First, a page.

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OZYMANDIAN DREAM 

Part One

 

I'm a young man, proud to be a member of the prestigious Philosopher's Forum. 

 

Our meeting place is a stately hall with white columns, not unlike a Roman temple, perched atop a steep hill.  

 

The names of the great philosophers, our wise elders, are chiseled on the marble wall.  

 

There's a grand salon where the elders speak and an archive where their lectures are recorded for posterity.

 

Our favorite days are when the elders visit to share their life experiences and ideas.  

 

My friends and I gather in the grand salon, listen attentively and ask many questions.  

 

Afterward we meet in the archive to read the great lectures of the past. 

 

We passionately debate the nuances and meaning of every phrase.

 

Part Two

 

It's now decades later. 

 

I'm honored to have been invited to speak at the Forum, but when I arrive, it is not as I remember.  

 

The columns are crumbling and the marble wall is covered in graffiti.  

 

The names of the elders, long dead, are barely legible beneath the chaotic scrawl.

 

The grand salon has been carved up into dozens of tiny rooms. 

 

There are too many speakers and everyone is shouting.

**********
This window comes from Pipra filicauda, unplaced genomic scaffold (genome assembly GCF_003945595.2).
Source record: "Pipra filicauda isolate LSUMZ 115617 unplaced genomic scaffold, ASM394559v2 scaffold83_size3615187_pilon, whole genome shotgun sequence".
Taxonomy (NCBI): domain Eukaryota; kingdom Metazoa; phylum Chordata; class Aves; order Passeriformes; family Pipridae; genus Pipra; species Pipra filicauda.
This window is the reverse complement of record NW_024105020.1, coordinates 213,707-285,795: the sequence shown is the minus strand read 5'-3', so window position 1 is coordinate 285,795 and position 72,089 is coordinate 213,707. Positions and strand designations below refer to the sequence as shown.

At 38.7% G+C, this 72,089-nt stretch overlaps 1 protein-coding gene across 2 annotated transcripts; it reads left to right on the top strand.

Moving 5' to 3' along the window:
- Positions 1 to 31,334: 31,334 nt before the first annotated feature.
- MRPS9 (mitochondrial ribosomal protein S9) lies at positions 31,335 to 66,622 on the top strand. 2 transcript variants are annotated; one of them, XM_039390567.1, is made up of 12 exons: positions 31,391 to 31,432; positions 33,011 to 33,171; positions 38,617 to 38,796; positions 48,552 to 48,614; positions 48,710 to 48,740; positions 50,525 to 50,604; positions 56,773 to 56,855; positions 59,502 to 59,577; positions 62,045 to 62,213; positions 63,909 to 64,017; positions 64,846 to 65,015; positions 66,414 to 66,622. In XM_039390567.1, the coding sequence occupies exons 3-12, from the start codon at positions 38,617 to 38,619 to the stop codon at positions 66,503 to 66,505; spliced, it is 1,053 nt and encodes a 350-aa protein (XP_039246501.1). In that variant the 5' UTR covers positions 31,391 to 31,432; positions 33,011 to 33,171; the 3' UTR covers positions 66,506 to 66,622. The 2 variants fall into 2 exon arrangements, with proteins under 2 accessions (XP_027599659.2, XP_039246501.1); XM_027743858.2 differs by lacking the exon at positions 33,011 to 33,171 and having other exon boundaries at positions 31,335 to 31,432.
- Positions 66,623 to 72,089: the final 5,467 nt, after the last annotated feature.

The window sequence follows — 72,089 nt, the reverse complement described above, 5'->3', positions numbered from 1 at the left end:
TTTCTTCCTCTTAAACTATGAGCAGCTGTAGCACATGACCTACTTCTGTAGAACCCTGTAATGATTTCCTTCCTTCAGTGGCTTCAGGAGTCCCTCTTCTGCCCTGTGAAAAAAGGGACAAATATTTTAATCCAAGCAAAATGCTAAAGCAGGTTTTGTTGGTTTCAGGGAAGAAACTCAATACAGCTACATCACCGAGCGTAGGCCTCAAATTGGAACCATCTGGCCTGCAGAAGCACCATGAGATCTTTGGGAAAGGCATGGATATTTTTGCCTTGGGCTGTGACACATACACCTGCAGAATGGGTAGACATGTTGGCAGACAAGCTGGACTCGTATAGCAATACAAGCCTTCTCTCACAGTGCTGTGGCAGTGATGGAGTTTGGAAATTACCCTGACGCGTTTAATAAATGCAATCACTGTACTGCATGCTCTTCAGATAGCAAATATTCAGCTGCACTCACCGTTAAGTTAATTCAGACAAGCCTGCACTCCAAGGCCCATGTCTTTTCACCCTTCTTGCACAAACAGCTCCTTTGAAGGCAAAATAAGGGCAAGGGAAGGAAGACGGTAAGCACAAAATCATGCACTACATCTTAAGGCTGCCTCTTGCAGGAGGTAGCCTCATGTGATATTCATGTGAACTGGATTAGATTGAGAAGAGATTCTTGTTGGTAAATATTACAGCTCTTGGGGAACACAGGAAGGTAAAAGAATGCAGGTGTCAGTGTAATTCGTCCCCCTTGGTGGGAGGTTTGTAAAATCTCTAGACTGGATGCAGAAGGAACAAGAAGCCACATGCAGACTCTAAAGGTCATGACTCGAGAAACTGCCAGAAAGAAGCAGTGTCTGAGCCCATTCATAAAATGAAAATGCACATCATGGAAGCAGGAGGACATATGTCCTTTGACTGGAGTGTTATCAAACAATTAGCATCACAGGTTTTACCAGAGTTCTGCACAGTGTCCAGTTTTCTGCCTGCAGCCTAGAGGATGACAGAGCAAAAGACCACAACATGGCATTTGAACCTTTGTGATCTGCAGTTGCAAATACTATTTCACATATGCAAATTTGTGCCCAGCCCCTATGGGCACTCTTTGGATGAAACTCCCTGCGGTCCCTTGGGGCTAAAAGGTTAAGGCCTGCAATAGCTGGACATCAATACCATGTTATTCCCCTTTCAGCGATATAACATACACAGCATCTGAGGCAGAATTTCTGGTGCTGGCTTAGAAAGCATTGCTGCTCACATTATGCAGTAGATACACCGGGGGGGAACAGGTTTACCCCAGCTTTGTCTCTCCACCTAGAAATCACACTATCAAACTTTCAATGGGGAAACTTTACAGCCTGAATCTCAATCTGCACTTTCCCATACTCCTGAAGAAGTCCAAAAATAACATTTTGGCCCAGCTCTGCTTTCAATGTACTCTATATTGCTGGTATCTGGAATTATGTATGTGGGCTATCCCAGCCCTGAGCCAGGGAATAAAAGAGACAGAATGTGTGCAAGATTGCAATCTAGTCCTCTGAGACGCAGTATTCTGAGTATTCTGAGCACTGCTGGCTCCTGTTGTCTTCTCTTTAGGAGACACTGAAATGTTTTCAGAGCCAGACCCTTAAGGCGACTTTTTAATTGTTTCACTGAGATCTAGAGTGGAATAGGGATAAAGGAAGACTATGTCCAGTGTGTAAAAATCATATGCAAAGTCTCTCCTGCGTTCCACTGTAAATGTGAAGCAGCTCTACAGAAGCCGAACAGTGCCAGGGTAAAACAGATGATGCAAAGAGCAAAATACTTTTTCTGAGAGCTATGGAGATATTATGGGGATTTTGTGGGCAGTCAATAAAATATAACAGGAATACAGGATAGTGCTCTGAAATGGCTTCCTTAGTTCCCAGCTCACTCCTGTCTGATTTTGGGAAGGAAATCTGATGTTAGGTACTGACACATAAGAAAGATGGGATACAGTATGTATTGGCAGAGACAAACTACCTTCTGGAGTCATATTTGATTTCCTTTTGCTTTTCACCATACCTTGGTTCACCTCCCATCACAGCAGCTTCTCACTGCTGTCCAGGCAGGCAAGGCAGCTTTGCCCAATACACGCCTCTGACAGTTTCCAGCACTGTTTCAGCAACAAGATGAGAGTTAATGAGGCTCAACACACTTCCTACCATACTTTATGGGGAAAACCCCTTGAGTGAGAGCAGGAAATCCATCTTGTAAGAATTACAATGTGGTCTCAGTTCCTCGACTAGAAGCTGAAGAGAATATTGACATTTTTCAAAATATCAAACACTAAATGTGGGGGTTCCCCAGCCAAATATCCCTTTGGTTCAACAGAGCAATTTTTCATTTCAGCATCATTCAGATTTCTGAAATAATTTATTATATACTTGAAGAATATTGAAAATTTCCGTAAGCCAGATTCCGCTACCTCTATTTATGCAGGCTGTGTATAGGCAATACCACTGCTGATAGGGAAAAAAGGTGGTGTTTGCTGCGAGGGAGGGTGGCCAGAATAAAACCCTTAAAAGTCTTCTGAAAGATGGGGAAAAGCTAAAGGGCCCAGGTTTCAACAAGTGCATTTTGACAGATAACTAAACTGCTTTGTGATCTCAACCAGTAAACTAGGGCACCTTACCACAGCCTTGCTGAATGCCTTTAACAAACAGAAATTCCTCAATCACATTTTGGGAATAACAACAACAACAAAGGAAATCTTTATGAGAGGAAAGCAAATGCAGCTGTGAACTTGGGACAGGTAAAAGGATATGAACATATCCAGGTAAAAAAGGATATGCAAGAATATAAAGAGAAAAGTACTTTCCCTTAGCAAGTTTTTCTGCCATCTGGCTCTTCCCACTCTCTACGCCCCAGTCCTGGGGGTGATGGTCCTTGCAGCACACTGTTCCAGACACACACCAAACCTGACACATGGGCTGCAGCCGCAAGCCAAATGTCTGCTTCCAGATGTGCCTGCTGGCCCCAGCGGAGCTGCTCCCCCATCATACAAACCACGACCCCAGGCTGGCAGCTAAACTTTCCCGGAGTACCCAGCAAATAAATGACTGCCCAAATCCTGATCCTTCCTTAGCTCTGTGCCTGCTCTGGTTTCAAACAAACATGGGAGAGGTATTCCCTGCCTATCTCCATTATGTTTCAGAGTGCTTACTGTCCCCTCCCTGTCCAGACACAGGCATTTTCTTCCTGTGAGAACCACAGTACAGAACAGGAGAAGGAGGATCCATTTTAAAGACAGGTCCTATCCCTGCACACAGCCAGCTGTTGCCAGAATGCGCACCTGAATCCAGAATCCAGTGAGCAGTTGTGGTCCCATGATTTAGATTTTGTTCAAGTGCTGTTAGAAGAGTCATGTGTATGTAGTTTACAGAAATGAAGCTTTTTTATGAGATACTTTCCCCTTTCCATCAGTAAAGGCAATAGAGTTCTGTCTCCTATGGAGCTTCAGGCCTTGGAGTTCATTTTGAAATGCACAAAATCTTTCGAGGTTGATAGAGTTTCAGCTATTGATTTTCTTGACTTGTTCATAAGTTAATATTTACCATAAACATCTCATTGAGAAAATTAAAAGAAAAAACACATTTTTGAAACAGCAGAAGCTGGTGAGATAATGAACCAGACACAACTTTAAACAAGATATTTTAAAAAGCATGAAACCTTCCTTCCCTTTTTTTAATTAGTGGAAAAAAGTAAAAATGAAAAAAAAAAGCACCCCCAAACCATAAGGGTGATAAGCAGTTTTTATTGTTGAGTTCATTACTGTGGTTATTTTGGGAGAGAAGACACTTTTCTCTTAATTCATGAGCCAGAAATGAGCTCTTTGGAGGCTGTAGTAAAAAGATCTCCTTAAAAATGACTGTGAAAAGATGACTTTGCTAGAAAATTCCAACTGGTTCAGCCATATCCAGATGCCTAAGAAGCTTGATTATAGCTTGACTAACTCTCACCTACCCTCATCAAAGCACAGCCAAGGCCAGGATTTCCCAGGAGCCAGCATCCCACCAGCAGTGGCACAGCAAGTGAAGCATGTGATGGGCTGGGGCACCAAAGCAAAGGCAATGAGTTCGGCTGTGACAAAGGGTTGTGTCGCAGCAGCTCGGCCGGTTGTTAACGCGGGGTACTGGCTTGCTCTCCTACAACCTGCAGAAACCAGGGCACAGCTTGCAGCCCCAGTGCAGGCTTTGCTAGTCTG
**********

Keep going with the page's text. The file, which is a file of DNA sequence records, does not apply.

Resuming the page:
I struggle to communicate with a restless young audience. 

 

They seem distracted and have no questions.

 

Afterward, I ask if I may visit the archive. 

 

“Yeah, we don't really have that anymore,” I'm told. 

 

“It's a Chipotle now.”

MASTER FLUGELHORNIST ACK VAN ROOYEN 

If you're serious about the flugel, don't sleep on ACK VAN ROOYEN.
To my ears, now that AF and CT have passed, Ack may very well be
the greatest living practitioner of the Big Horn. Such subtlety,
style, soul and finesse. And what a gorgeous tone!
If I ever have occasion to return to Holland,
I'm definitely going to inquire about
getting a lesson from this
master musician.
 

REMEMBERING ORRIN KEEPNEWS (1923-2015) Podcast

MOON ROCKS (KEEPNEWS BLUES) from the album PENUMBRA
(L-R) Dave Ellis tenor saxophone, Dmitri Matheny flugelhorn, Orrin Keepnews producer,
Bill Douglass bass, Kenny Wollesen drums, John Heller guitar